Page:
In the January-March quarter (Q4) of 2018-19 (FY19), gross profit of the company contracted sharply by 228 basis points (bps), year-on-year, to 46.5 per cent. Its effect on earnings before interest, tax, depreciation and amortisation (Ebidta) was, however, offset by lower spending on advertising.
According to analysts, Ebidta will increase by only 30 bps in FY20 to 14.3 per cent. In FY19, it had expanded by 154 bps.
Over the past five-six months, the company has increased prices by 1.5-5 per cent in some large states. But, competition — especially in the premium segment — restricts its pricing power. In FY19, the share of Prestige and other premium segments in the company’s net sales rose to 66 per cent from 63 per cent in FY18.
Also, how much hiking prices will improve margins depends on tax hikes by states. Analysts at Edelweiss Securities cited examples of West Bengal and Maharashtra, and said farm loan waivers might lead to increased taxes on liquor.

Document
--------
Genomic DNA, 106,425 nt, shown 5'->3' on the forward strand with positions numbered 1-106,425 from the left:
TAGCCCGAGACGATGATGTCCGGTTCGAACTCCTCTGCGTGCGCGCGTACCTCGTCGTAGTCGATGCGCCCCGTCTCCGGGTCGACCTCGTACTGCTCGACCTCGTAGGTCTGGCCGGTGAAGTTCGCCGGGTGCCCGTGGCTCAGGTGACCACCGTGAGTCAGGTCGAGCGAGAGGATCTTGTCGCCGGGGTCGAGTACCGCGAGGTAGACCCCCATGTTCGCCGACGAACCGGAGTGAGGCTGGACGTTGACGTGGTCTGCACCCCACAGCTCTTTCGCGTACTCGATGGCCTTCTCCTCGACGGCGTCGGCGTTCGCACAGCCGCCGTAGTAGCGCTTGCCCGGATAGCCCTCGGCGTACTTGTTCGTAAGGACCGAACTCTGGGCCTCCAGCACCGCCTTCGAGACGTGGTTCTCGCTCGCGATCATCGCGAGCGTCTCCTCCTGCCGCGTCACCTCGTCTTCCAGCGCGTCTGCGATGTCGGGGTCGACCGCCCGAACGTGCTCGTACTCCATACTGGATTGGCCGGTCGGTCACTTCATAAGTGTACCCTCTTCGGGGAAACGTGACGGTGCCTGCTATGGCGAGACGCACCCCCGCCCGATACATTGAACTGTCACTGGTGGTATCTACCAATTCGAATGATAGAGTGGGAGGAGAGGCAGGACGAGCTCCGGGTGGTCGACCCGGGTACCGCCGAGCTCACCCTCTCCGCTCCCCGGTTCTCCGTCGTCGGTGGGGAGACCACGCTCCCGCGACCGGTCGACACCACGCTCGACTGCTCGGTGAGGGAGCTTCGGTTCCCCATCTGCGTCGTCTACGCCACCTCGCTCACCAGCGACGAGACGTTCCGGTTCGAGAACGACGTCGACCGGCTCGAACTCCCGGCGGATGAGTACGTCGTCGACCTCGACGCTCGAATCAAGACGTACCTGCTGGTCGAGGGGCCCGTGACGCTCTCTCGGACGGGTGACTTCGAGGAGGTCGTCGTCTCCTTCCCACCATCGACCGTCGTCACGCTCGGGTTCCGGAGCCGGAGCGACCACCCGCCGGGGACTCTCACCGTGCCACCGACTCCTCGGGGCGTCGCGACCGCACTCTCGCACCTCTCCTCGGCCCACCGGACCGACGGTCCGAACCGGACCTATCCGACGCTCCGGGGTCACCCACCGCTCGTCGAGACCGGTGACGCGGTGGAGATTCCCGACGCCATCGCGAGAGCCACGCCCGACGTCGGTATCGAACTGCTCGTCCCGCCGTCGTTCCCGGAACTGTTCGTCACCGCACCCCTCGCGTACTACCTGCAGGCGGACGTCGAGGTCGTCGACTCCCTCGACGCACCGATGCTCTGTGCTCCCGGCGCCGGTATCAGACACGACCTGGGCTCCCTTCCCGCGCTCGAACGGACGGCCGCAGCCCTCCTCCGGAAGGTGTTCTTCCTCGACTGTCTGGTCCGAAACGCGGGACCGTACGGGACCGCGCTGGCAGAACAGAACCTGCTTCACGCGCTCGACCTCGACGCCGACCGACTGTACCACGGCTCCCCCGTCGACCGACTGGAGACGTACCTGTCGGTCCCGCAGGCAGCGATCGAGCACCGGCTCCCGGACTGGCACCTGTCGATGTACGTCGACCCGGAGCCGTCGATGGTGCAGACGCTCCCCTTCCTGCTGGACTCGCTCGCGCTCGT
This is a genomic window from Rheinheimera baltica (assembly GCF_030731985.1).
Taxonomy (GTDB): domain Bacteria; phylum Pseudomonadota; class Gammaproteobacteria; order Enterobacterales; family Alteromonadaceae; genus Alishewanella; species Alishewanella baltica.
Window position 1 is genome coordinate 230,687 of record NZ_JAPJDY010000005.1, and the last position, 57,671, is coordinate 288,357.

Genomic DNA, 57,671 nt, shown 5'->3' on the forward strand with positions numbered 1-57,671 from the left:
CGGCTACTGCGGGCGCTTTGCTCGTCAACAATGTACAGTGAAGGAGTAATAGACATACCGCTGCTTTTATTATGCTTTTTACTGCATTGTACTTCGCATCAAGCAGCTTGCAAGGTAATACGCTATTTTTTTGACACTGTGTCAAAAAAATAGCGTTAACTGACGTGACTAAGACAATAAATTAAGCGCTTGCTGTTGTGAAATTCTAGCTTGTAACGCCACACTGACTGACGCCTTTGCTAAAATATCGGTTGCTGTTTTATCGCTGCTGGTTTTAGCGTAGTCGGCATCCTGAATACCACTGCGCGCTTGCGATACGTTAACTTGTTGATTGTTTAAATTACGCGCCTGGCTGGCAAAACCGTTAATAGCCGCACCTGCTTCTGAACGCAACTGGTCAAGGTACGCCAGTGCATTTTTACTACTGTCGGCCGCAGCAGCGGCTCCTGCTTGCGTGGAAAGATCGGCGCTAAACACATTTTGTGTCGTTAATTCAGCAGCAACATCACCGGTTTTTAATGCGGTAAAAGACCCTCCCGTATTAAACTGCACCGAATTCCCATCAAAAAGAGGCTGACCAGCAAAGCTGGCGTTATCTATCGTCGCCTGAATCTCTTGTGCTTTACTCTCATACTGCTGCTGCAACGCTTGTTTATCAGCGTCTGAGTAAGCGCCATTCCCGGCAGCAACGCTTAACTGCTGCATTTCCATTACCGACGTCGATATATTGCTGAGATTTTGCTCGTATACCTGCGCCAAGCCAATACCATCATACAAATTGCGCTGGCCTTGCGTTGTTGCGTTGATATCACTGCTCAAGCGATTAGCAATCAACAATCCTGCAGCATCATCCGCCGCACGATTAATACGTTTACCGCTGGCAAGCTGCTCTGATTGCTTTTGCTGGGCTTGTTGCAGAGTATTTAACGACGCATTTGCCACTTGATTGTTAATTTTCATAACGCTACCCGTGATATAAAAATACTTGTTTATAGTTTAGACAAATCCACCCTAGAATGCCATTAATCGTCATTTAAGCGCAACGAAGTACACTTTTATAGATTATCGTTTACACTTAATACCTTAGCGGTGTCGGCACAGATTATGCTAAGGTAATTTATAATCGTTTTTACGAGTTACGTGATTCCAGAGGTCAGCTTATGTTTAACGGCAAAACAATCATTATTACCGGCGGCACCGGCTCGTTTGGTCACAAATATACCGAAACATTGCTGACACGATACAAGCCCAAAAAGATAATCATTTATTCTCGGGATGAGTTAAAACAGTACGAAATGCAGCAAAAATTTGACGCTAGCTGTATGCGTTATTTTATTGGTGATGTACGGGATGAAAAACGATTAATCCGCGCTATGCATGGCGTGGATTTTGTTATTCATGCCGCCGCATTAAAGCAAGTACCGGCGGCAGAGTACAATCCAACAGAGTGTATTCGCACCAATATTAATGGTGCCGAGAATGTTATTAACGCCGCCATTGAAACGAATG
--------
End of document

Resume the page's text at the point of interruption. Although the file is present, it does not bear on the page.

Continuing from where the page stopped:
Long-term factors, however, still seem to benefit the organised segment of liquor players.
Improving disposable income in urban areas, lower per-capita alcohol consumption in India (2.2 litres annually versus 4.5 litres in the world), and supportive demographics with a rising population in the working-age group are expected to augur well.
In fact, a steady conversion of demand from country liquor to IMFL (Indian-made foreign liquor) will benefit United Spirits over a long term.
Besides macro factors, the company’s focus on sharp growth in its premium portfolio and its franchise model in its “popular” segment further add to the long-term growth potentials. However, regulatory hurdles would continue to be a bugbear.
For instance, if Andhra Pradesh implements a full liquor ban, it would dent United Spirits’ topline and bottomline by 3-4 per cent. Some analysts estimate 5-6 per cent volume contribution by the state.